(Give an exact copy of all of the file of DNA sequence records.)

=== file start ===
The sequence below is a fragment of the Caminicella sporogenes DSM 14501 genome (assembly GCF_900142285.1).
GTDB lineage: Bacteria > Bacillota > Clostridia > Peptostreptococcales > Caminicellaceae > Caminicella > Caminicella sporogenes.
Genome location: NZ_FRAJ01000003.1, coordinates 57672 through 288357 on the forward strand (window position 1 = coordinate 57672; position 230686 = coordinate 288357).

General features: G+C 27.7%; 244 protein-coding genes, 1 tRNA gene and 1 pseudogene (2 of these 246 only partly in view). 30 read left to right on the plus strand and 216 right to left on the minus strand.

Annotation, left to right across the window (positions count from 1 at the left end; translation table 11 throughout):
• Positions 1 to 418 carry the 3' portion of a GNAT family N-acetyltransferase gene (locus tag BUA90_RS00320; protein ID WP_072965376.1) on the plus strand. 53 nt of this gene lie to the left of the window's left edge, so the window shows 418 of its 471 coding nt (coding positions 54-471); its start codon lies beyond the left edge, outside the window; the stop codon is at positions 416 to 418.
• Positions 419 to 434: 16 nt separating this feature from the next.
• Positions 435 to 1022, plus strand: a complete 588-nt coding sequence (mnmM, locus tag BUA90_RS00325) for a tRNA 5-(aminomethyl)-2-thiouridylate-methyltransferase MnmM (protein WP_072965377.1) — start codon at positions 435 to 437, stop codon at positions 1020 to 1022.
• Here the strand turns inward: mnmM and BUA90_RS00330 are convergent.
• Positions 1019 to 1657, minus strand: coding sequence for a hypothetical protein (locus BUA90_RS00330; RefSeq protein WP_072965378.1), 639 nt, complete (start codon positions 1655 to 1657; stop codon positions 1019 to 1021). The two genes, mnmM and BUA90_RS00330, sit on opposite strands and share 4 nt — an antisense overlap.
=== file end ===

The sequence below is a fragment of the Caminicella sporogenes DSM 14501 genome (assembly GCF_900142285.1).
GTDB lineage: Bacteria > Bacillota > Clostridia > Peptostreptococcales > Caminicellaceae > Caminicella > Caminicella sporogenes.
Genome location: NZ_FRAJ01000003.1, coordinates 57672 through 288357 on the forward strand (window position 1 = coordinate 57672; position 230686 = coordinate 288357).

General features: G+C 27.7%; 244 protein-coding genes, 1 tRNA gene and 1 pseudogene (2 of these 246 only partly in view). 30 read left to right on the plus strand and 216 right to left on the minus strand.

Annotation, left to right across the window (positions count from 1 at the left end; translation table 11 throughout):
• Positions 1 to 418 carry the 3' portion of a GNAT family N-acetyltransferase gene (locus tag BUA90_RS00320; protein ID WP_072965376.1) on the plus strand. 53 nt of this gene lie to the left of the window's left edge, so the window shows 418 of its 471 coding nt (coding positions 54-471); its start codon lies beyond the left edge, outside the window; the stop codon is at positions 416 to 418.
• Positions 419 to 434: 16 nt separating this feature from the next.
• Positions 435 to 1022, plus strand: a complete 588-nt coding sequence (mnmM, locus tag BUA90_RS00325) for a tRNA 5-(aminomethyl)-2-thiouridylate-methyltransferase MnmM (protein WP_072965377.1) — start codon at positions 435 to 437, stop codon at positions 1020 to 1022.
• Here the strand turns inward: mnmM and BUA90_RS00330 are convergent.
• Positions 1019 to 1657, minus strand: coding sequence for a hypothetical protein (locus BUA90_RS00330; RefSeq protein WP_072965378.1), 639 nt, complete (start codon positions 1655 to 1657; stop codon positions 1019 to 1021). The two genes, mnmM and BUA90_RS00330, sit on opposite strands and share 4 nt — an antisense overlap.